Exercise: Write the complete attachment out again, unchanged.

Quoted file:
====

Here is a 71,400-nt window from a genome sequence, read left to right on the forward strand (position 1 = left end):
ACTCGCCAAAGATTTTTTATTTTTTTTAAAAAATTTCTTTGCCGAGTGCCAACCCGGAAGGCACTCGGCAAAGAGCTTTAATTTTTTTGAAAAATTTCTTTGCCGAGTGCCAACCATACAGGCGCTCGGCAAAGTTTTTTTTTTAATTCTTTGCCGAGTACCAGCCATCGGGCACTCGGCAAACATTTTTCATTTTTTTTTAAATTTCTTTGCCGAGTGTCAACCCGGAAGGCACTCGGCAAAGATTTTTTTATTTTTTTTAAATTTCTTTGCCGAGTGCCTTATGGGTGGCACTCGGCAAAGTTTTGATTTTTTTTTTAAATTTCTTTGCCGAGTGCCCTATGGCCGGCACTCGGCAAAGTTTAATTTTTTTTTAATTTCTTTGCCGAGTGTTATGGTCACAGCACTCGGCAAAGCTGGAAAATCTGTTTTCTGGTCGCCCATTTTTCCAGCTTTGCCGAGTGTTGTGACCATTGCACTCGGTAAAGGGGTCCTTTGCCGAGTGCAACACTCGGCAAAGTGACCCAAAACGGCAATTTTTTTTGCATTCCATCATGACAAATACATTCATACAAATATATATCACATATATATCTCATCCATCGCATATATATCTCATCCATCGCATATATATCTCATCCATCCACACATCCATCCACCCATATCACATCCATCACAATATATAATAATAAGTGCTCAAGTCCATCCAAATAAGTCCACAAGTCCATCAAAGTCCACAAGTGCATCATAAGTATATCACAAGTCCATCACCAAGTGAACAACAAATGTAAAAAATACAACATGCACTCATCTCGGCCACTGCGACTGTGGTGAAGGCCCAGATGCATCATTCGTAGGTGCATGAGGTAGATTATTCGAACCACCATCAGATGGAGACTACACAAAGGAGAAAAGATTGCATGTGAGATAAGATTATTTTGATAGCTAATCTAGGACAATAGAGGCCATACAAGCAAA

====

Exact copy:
Here is a 71,400-nt window from a genome sequence, read left to right on the forward strand (position 1 = left end):
ACTCGCCAAAGATTTTTTATTTTTTTTAAAAAATTTCTTTGCCGAGTGCCAACCCGGAAGGCACTCGGCAAAGAGCTTTAATTTTTTTGAAAAATTTCTTTGCCGAGTGCCAACCATACAGGCGCTCGGCAAAGTTTTTTTTTTAATTCTTTGCCGAGTACCAGCCATCGGGCACTCGGCAAACATTTTTCATTTTTTTTTAAATTTCTTTGCCGAGTGTCAACCCGGAAGGCACTCGGCAAAGATTTTTTTATTTTTTTTAAATTTCTTTGCCGAGTGCCTTATGGGTGGCACTCGGCAAAGTTTTGATTTTTTTTTTAAATTTCTTTGCCGAGTGCCCTATGGCCGGCACTCGGCAAAGTTTAATTTTTTTTTAATTTCTTTGCCGAGTGTTATGGTCACAGCACTCGGCAAAGCTGGAAAATCTGTTTTCTGGTCGCCCATTTTTCCAGCTTTGCCGAGTGTTGTGACCATTGCACTCGGTAAAGGGGTCCTTTGCCGAGTGCAACACTCGGCAAAGTGACCCAAAACGGCAATTTTTTTTGCATTCCATCATGACAAATACATTCATACAAATATATATCACATATATATCTCATCCATCGCATATATATCTCATCCATCGCATATATATCTCATCCATCCACACATCCATCCACCCATATCACATCCATCACAATATATAATAATAAGTGCTCAAGTCCATCCAAATAAGTCCACAAGTCCATCAAAGTCCACAAGTGCATCATAAGTATATCACAAGTCCATCACCAAGTGAACAACAAATGTAAAAAATACAACATGCACTCATCTCGGCCACTGCGACTGTGGTGAAGGCCCAGATGCATCATTCGTAGGTGCATGAGGTAGATTATTCGAACCACCATCAGATGGAGACTACACAAAGGAGAAAAGATTGCATGTGAGATAAGATTATTTTGATAGCTAATCTAGGACAATAGAGGCCATACAAGCAAA